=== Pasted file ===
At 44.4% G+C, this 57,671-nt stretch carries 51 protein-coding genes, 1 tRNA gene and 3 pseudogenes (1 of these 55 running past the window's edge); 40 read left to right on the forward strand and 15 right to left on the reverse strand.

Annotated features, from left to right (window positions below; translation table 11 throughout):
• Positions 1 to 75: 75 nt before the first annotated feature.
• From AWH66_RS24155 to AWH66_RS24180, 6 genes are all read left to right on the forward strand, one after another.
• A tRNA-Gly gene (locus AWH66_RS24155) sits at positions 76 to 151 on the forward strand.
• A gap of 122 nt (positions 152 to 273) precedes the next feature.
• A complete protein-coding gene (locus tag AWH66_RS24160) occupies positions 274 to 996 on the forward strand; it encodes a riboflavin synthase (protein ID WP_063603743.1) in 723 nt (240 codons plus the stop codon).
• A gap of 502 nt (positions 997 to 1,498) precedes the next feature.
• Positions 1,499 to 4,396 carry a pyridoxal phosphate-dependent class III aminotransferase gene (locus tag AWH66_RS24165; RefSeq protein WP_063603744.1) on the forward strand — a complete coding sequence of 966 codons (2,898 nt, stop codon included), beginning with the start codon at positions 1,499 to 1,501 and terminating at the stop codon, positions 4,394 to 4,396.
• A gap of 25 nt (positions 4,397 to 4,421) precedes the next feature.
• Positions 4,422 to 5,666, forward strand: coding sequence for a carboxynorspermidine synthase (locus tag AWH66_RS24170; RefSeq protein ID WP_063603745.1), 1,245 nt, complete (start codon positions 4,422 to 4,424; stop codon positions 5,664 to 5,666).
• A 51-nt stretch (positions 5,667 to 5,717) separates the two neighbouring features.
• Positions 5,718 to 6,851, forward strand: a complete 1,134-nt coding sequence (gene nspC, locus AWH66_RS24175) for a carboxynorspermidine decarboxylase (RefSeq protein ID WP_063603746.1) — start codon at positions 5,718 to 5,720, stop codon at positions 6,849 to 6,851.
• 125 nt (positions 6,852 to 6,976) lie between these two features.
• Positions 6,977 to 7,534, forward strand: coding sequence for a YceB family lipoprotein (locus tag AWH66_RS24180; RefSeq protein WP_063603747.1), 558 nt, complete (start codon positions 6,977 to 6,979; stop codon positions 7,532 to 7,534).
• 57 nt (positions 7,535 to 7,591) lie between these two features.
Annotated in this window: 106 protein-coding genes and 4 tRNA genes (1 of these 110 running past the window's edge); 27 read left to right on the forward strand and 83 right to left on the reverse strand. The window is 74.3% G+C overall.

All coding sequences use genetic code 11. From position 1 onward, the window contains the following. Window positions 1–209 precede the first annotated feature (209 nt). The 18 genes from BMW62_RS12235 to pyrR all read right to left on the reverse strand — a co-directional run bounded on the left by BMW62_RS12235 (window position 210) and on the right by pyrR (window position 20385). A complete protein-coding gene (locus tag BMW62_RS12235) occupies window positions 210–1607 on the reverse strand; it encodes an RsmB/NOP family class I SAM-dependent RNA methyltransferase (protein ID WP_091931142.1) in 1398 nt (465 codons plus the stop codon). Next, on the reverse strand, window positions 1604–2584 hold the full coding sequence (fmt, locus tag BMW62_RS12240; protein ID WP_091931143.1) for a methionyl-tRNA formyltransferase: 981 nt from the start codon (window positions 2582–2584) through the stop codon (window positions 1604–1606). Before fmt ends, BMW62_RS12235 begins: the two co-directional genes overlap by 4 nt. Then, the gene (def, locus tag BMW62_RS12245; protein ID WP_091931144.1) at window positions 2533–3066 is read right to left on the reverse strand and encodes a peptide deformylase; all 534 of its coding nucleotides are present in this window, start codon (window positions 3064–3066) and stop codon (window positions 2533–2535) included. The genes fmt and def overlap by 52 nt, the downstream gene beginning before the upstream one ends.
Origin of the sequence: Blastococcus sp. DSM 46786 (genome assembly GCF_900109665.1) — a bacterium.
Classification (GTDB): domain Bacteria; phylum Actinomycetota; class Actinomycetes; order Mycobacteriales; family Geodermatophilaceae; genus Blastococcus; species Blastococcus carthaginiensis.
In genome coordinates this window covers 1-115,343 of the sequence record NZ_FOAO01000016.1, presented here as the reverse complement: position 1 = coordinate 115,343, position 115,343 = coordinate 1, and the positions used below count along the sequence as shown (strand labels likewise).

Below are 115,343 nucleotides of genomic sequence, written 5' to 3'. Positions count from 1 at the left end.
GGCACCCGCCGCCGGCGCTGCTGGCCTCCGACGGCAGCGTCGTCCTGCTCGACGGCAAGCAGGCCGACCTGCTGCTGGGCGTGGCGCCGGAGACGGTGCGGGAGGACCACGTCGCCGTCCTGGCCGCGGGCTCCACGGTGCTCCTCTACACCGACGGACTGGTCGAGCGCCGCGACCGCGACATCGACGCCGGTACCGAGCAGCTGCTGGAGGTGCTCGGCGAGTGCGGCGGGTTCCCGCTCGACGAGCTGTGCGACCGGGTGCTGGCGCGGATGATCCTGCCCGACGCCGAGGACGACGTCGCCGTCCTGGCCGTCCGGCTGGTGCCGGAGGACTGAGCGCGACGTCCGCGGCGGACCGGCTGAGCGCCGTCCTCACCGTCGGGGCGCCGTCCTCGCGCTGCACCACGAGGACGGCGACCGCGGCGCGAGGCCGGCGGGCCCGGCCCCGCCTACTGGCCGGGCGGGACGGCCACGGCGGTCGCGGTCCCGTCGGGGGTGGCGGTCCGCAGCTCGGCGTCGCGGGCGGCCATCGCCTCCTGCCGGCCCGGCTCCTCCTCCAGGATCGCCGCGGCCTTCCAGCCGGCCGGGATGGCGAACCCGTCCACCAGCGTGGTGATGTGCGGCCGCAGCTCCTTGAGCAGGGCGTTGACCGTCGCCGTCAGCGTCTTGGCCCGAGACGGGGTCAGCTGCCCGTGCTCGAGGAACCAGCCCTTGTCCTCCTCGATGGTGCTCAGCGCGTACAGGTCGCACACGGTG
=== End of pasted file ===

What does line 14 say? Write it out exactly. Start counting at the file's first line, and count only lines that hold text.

• 125 nt (positions 6,852 to 6,976) lie between these two features.